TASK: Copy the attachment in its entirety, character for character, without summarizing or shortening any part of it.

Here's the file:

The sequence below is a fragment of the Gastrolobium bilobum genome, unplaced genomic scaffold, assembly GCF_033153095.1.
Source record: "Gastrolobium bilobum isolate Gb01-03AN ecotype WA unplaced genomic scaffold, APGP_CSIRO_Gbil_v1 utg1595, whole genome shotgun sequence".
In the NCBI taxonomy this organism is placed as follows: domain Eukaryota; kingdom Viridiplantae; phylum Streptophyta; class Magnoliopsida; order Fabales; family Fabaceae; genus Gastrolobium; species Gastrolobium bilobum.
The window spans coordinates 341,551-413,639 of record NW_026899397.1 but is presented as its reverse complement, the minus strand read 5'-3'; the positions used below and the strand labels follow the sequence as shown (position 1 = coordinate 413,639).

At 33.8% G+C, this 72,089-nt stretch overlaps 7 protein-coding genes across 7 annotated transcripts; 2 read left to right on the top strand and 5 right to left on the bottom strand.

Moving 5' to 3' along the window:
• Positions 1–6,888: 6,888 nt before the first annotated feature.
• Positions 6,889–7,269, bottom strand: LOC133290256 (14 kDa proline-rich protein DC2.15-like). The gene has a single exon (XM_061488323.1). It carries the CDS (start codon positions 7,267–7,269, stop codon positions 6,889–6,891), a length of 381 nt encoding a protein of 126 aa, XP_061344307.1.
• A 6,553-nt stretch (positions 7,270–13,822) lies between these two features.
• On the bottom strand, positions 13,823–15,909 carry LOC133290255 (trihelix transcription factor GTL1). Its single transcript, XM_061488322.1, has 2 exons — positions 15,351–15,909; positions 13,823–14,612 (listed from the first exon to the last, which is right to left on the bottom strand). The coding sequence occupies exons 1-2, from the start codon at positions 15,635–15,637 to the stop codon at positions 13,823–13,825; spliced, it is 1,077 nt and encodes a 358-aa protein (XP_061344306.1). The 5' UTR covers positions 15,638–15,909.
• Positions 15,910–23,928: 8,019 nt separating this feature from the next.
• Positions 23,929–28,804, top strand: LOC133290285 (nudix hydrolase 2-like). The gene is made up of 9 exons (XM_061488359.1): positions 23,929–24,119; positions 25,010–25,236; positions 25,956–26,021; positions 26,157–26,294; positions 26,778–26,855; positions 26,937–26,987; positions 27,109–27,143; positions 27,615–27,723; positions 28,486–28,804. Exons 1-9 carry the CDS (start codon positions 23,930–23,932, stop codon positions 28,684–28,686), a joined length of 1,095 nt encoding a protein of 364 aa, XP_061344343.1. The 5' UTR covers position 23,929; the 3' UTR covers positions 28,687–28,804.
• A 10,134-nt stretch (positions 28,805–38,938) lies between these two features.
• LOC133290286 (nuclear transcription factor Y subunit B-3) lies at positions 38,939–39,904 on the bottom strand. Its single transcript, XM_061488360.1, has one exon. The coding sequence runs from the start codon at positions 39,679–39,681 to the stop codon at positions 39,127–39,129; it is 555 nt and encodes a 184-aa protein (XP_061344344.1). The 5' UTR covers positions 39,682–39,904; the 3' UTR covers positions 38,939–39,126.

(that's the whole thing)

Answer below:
The sequence below is a fragment of the Gastrolobium bilobum genome, unplaced genomic scaffold, assembly GCF_033153095.1.
Source record: "Gastrolobium bilobum isolate Gb01-03AN ecotype WA unplaced genomic scaffold, APGP_CSIRO_Gbil_v1 utg1595, whole genome shotgun sequence".
In the NCBI taxonomy this organism is placed as follows: domain Eukaryota; kingdom Viridiplantae; phylum Streptophyta; class Magnoliopsida; order Fabales; family Fabaceae; genus Gastrolobium; species Gastrolobium bilobum.
The window spans coordinates 341,551-413,639 of record NW_026899397.1 but is presented as its reverse complement, the minus strand read 5'-3'; the positions used below and the strand labels follow the sequence as shown (position 1 = coordinate 413,639).

At 33.8% G+C, this 72,089-nt stretch overlaps 7 protein-coding genes across 7 annotated transcripts; 2 read left to right on the top strand and 5 right to left on the bottom strand.

Moving 5' to 3' along the window:
• Positions 1–6,888: 6,888 nt before the first annotated feature.
• Positions 6,889–7,269, bottom strand: LOC133290256 (14 kDa proline-rich protein DC2.15-like). The gene has a single exon (XM_061488323.1). It carries the CDS (start codon positions 7,267–7,269, stop codon positions 6,889–6,891), a length of 381 nt encoding a protein of 126 aa, XP_061344307.1.
• A 6,553-nt stretch (positions 7,270–13,822) lies between these two features.
• On the bottom strand, positions 13,823–15,909 carry LOC133290255 (trihelix transcription factor GTL1). Its single transcript, XM_061488322.1, has 2 exons — positions 15,351–15,909; positions 13,823–14,612 (listed from the first exon to the last, which is right to left on the bottom strand). The coding sequence occupies exons 1-2, from the start codon at positions 15,635–15,637 to the stop codon at positions 13,823–13,825; spliced, it is 1,077 nt and encodes a 358-aa protein (XP_061344306.1). The 5' UTR covers positions 15,638–15,909.
• Positions 15,910–23,928: 8,019 nt separating this feature from the next.
• Positions 23,929–28,804, top strand: LOC133290285 (nudix hydrolase 2-like). The gene is made up of 9 exons (XM_061488359.1): positions 23,929–24,119; positions 25,010–25,236; positions 25,956–26,021; positions 26,157–26,294; positions 26,778–26,855; positions 26,937–26,987; positions 27,109–27,143; positions 27,615–27,723; positions 28,486–28,804. Exons 1-9 carry the CDS (start codon positions 23,930–23,932, stop codon positions 28,684–28,686), a joined length of 1,095 nt encoding a protein of 364 aa, XP_061344343.1. The 5' UTR covers position 23,929; the 3' UTR covers positions 28,687–28,804.
• A 10,134-nt stretch (positions 28,805–38,938) lies between these two features.
• LOC133290286 (nuclear transcription factor Y subunit B-3) lies at positions 38,939–39,904 on the bottom strand. Its single transcript, XM_061488360.1, has one exon. The coding sequence runs from the start codon at positions 39,679–39,681 to the stop codon at positions 39,127–39,129; it is 555 nt and encodes a 184-aa protein (XP_061344344.1). The 5' UTR covers positions 39,682–39,904; the 3' UTR covers positions 38,939–39,126.